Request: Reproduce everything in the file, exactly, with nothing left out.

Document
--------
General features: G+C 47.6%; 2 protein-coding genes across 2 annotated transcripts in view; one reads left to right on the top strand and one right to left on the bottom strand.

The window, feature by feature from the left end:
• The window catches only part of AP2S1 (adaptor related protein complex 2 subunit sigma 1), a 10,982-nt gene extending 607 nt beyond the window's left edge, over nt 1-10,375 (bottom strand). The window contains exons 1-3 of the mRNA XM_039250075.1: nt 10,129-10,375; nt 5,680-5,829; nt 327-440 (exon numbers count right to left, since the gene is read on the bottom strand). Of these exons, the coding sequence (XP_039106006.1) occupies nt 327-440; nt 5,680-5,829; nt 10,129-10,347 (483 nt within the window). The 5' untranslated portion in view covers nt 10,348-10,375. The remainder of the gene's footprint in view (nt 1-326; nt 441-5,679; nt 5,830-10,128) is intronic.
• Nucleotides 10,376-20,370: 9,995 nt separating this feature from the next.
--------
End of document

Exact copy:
General features: G+C 47.6%; 2 protein-coding genes across 2 annotated transcripts in view; one reads left to right on the top strand and one right to left on the bottom strand.

The window, feature by feature from the left end:
• The window catches only part of AP2S1 (adaptor related protein complex 2 subunit sigma 1), a 10,982-nt gene extending 607 nt beyond the window's left edge, over nt 1-10,375 (bottom strand). The window contains exons 1-3 of the mRNA XM_039250075.1: nt 10,129-10,375; nt 5,680-5,829; nt 327-440 (exon numbers count right to left, since the gene is read on the bottom strand). Of these exons, the coding sequence (XP_039106006.1) occupies nt 327-440; nt 5,680-5,829; nt 10,129-10,347 (483 nt within the window). The 5' untranslated portion in view covers nt 10,348-10,375. The remainder of the gene's footprint in view (nt 1-326; nt 441-5,679; nt 5,830-10,128) is intronic.
• Nucleotides 10,376-20,370: 9,995 nt separating this feature from the next.